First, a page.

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Iran’s Criminal Justice System Looks Like Gitmo’s

Jason Rezaian

Washington Post reporter Jason Rezaian is being prosecuted in Iran for "espionage for the hostile government of the United States.” He was initially arrested and incarcerated without any charges being filed against him. He is now being tried in a secret trial before an unsympathetic judge.

Sound familiar?

It should. It’s the same type of “judicial” system that the U.S. government employs at Guantanamo Bay.

In fact, at Gitmo it’s arguably worse for criminal defendants than it is for those in Iran. Like Rezaian’s, case, many of the “judicial” proceedings at Gitmo are held in secret (“national security,” of course) and prisoners are incarcerated without any hope of a speedy trial. Both prisoners and witnesses are coerced, sometimes through torture, to provide evidence that will more easily lead to a conviction. Even if there were a trial, prosecutors can introduce evidence that is not subject to cross-examination by the defendant — e.g., hearsay testimony.

In fact, when Gitmo was first set up, the Pentagon plan was to deny any participation by criminal-defense attorneys in its new “judicial” system. The idea was to have the same type of “judicial” system that exists in Iran and, for that matter, on Castro’s side of Cuba — i.e., one in which the Pentagon and the CIA could incarcerate anyone they wanted for as long as they wanted, torture them to their heart’s content, subject them to a kangaroo trial before military officials who would know what verdict they should deliver, and then execute them after this so-called trial.

The U.S. Supreme Court put the quietus on that Pentagon dream plan by assuming jurisdiction over Gitmo and ordering that criminal-defense attorneys be permitted to participate in the proceedings. But not surprisingly, given its long-time deference to the national-security branch of the federal government, the judicial branch failed to order an immediate shut-down of the Pentagon’s Iran-like system in Cuba. That’s why the unconstitutional, Iranian-like, bizarro “judicial” system at Gitmo continues to operate today.

The Gitmo experience reminds us of how grateful we should be that our American ancestors insisted on the passage of the Bill of Rights as a condition for approving the Constitution, the document that called the federal government into existence. Without the Bill of Rights, it is a virtual certainty that today we would be living under a federal criminal justice system that mirrors those in Iran, Gitmo, and Castro’s side of Cuba.

Like Rezaian’s, case, many of the “judicial” proceedings at Gitmo are held in secret (“national security,” of course) and prisoners are incarcerated without any hope of a speedy trial.
In fact, that was precisely the argument that our American ancestors made when they insisted on passage of the Fourth, Fifth, Sixth, and Eighth Amendments — that without the express enumeration of rights and guarantees that had been carved out from centuries of resistance to British tyranny, the U.S. government would end up doing all the things that totalitarian regimes do to punish people they don’t like.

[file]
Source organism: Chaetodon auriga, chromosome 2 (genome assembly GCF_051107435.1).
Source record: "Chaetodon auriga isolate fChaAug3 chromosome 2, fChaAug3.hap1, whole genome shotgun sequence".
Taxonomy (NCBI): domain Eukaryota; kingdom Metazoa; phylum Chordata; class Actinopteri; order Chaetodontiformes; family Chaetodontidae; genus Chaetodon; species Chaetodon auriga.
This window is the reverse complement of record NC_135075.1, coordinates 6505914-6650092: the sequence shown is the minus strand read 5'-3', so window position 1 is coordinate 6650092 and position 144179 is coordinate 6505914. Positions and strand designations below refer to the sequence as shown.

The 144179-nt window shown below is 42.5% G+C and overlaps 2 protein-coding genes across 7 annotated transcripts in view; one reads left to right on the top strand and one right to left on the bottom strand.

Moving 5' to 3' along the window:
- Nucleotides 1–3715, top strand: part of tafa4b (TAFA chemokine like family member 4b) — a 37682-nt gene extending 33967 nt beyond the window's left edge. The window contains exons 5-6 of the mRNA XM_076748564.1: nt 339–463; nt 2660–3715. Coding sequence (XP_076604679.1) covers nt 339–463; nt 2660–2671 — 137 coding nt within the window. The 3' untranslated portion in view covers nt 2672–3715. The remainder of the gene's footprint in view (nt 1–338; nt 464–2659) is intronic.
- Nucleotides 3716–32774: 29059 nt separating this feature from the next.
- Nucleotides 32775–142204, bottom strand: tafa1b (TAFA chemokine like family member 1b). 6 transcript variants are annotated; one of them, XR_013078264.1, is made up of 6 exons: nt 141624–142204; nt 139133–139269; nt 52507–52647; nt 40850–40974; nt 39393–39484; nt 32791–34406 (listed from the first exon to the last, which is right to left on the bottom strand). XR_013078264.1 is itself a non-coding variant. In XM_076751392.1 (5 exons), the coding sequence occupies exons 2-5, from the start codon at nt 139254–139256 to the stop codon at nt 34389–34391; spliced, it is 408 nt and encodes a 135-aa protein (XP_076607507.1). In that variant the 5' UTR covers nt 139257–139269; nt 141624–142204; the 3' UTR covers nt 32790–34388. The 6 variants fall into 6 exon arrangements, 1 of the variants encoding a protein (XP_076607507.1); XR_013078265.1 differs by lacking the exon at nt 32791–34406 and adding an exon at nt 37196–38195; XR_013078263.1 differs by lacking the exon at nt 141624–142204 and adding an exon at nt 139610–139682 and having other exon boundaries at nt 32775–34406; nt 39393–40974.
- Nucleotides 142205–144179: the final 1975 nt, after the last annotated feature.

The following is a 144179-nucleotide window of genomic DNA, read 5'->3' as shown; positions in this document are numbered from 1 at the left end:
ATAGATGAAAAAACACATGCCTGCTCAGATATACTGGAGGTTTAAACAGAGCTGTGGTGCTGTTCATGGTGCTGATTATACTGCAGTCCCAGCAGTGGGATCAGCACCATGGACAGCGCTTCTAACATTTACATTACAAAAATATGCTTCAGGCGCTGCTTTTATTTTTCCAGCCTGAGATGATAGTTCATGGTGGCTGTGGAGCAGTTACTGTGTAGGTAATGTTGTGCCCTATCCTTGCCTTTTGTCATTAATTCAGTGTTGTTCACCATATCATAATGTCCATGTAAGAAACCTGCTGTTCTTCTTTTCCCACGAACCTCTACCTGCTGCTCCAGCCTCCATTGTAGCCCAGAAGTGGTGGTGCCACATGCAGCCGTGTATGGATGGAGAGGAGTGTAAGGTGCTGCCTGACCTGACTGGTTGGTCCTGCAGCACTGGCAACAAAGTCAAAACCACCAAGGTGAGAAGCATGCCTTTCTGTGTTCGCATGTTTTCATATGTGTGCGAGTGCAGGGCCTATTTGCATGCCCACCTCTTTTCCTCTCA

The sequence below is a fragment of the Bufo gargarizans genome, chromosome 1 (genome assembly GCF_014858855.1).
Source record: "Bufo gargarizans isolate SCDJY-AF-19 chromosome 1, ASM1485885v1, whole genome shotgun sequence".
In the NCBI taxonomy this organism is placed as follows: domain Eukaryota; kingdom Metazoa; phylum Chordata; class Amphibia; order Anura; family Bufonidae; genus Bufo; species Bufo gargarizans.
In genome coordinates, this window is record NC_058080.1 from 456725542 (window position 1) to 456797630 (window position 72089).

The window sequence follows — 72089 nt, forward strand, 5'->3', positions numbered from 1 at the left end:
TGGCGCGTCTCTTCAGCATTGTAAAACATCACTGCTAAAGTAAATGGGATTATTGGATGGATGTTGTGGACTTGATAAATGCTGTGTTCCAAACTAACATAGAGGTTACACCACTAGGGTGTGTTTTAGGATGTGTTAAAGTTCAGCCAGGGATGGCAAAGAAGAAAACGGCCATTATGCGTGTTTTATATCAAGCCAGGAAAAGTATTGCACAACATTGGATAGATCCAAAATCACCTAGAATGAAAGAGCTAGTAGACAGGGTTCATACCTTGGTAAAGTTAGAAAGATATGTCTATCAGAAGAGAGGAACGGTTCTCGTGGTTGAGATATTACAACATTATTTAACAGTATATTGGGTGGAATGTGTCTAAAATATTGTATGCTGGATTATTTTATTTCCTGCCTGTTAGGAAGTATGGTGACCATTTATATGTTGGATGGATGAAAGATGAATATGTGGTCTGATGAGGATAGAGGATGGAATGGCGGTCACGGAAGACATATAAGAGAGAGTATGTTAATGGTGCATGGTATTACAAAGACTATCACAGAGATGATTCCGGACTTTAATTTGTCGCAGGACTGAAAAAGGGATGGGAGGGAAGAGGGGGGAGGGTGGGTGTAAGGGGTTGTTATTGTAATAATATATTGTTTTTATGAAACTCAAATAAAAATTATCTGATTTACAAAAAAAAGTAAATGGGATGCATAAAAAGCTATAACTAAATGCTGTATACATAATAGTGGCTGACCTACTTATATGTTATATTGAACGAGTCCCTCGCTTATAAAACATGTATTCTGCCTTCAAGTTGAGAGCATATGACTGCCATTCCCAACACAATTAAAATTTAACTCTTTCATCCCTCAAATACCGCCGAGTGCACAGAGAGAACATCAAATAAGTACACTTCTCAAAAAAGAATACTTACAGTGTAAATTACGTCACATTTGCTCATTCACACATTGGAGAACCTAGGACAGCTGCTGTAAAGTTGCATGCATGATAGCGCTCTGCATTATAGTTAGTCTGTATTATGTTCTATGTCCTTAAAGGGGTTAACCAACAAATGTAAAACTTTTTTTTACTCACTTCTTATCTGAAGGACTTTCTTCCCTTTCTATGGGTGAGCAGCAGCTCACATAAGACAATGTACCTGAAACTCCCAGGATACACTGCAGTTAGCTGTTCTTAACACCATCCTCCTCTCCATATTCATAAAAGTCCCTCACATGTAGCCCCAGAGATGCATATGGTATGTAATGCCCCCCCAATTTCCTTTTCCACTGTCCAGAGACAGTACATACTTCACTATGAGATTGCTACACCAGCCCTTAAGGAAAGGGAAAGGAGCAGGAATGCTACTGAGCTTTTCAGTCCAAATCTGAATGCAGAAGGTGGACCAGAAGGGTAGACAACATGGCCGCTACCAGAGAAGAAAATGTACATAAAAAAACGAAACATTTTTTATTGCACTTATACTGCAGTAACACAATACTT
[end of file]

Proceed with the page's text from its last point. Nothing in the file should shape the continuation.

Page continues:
Otherwise, ask yourself: If our ancestors trusted the federal government to voluntarily honor these time-tested procedural rights and guarantees, why would they have believed it was necessary to spell them out in the Bill of Rights?

And how right our ancestors were! Just consider all the regimes that the Pentagon and the CIA have installed over the years with their regime-change operations. Look at Iraq today. Do you see a judicial system that contains the rights and guarantees enumerated in the Bill of Rights? Of course not. That’s because the Pentagon and the CIA made sure that such rights and guarantees were no part of the new Iraqi “judicial” system when they helped establish and maintain it during the more than a decade of military occupation of the country.

Or go back in history. Consider the Pinochet regime in Chile, which the U.S. government installed into power in 1973. Pinochet’s “judicial” system was a mirror image of that which exists in Iran, Gitmo, and Castro’s side of Cuba. That enabled Pinochet to avoid what he would have called “legal technicalities” in his round up of some 40,000 innocent people, his torture or rape of most of them, and his murder of some 3,000 of them — all with the support of U.S. national-security state officials.

Thank goodness for the wisdom, courage, and foresight of our ancestors. It’s because of them that Americans can elect to have their guilt or innocence determined by a jury of regular citizens, not some lackey judge who is nothing more than a tool of the prosecution. Americans have the right to have an attorney defend them against the overwhelming power of the federal government. They have the right to confront the witnesses against them and cross examine them, which oftentimes ferrets out liars, crooks, and perjurers. They have the right not be tortured or subjected to other cruel and unusual punishments. They have the right to a speedy trial, so that the government can’t keep them in jail on trumped-up charges forever.

If it hadn’t been for our American ancestors, all those rights and guarantees would be as missing in federal criminal prosecutions as they are in Iran and Gitmo.

It’s good that the mainstream press is outraged over the kangaroo proceedings against Jason Rezaian. Too bad they don’t express the same outrage over the kangaroo proceedings at Gitmo.

Jacob G. Hornberger is founder and president of The Future of Freedom Foundation.


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